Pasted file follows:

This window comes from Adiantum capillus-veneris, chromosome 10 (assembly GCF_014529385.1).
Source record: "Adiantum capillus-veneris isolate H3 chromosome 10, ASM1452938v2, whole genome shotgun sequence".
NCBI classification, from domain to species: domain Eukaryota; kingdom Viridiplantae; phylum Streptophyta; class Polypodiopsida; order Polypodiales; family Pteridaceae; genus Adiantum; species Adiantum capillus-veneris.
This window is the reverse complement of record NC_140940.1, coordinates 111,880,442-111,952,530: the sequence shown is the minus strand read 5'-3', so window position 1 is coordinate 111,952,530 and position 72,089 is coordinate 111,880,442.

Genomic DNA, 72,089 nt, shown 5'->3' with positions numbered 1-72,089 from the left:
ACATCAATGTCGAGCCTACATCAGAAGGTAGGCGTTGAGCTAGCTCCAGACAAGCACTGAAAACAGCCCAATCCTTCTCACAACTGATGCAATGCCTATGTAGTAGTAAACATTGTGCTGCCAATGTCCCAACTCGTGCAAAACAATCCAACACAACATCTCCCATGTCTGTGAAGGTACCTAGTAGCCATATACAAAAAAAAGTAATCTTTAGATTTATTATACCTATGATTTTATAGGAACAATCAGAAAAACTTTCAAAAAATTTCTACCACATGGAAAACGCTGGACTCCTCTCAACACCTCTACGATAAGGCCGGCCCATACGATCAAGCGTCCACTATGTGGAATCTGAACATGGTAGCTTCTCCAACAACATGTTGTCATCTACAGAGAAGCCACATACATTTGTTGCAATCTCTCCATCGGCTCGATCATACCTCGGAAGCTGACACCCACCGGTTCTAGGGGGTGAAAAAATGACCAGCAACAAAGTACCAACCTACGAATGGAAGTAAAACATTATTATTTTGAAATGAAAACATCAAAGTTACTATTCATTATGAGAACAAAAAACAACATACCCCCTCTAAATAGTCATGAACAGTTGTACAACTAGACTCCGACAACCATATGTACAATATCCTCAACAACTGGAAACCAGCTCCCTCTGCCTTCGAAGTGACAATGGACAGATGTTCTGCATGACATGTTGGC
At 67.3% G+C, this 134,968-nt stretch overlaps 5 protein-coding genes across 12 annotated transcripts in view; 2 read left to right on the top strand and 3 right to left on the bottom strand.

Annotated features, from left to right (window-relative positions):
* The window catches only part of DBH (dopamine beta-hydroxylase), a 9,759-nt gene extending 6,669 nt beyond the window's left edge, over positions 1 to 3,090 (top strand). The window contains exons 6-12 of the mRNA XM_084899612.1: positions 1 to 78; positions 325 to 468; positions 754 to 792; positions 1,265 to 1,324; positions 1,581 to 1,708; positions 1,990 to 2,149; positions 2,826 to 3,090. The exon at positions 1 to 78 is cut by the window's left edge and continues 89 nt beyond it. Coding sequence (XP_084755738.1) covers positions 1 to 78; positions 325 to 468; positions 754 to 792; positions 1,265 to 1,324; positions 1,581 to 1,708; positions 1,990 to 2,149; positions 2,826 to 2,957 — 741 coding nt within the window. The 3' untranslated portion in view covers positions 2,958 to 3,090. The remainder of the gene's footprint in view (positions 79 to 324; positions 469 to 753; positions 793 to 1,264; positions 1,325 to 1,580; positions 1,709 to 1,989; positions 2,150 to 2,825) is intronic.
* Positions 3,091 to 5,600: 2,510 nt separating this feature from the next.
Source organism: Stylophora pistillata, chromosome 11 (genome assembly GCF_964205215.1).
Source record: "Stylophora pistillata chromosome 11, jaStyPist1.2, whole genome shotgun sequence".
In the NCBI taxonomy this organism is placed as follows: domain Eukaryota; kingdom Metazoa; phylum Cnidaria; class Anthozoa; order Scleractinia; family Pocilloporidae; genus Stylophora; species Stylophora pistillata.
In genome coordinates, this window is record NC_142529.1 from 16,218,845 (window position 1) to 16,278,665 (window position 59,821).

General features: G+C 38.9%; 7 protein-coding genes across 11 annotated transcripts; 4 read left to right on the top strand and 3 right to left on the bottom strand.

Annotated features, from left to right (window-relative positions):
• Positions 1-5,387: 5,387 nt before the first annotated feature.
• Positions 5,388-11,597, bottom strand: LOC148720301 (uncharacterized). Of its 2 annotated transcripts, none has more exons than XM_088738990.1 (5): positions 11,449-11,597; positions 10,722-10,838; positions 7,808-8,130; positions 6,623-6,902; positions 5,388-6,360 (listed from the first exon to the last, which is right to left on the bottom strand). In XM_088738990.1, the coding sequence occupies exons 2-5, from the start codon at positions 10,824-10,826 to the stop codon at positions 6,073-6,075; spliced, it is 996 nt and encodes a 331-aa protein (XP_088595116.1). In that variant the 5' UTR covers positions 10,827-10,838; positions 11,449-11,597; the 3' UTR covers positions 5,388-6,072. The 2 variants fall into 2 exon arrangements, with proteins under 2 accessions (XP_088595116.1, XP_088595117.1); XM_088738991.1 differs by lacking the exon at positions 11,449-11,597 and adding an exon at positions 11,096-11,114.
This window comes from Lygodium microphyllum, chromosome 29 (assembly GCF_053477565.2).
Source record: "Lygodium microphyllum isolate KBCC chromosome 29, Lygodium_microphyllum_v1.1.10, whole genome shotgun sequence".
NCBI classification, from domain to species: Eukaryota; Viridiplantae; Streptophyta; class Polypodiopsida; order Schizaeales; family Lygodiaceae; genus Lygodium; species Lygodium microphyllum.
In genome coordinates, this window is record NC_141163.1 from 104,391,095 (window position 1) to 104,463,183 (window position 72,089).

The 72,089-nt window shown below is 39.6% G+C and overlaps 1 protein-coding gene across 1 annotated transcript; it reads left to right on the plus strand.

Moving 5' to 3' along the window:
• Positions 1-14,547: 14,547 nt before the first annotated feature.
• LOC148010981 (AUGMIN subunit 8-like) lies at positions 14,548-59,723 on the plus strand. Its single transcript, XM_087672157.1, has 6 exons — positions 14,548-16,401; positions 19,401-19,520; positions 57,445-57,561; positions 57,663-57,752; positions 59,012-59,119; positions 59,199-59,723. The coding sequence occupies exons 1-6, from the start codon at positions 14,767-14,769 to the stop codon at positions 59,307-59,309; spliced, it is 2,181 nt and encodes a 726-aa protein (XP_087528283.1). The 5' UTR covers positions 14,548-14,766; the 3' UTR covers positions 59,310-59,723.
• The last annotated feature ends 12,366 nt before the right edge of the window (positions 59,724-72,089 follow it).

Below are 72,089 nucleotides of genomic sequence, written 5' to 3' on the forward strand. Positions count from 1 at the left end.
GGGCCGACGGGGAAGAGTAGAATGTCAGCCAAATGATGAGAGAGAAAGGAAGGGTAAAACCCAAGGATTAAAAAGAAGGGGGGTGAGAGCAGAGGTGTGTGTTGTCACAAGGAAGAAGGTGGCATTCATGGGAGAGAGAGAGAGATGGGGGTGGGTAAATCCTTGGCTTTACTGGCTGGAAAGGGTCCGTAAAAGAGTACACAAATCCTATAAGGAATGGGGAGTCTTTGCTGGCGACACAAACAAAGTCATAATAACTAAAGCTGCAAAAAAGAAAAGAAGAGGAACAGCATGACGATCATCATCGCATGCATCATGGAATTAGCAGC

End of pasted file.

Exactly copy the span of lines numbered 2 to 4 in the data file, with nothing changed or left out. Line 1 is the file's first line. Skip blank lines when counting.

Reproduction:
Source record: "Adiantum capillus-veneris isolate H3 chromosome 10, ASM1452938v2, whole genome shotgun sequence".
NCBI classification, from domain to species: domain Eukaryota; kingdom Viridiplantae; phylum Streptophyta; class Polypodiopsida; order Polypodiales; family Pteridaceae; genus Adiantum; species Adiantum capillus-veneris.
This window is the reverse complement of record NC_140940.1, coordinates 111,880,442-111,952,530: the sequence shown is the minus strand read 5'-3', so window position 1 is coordinate 111,952,530 and position 72,089 is coordinate 111,880,442.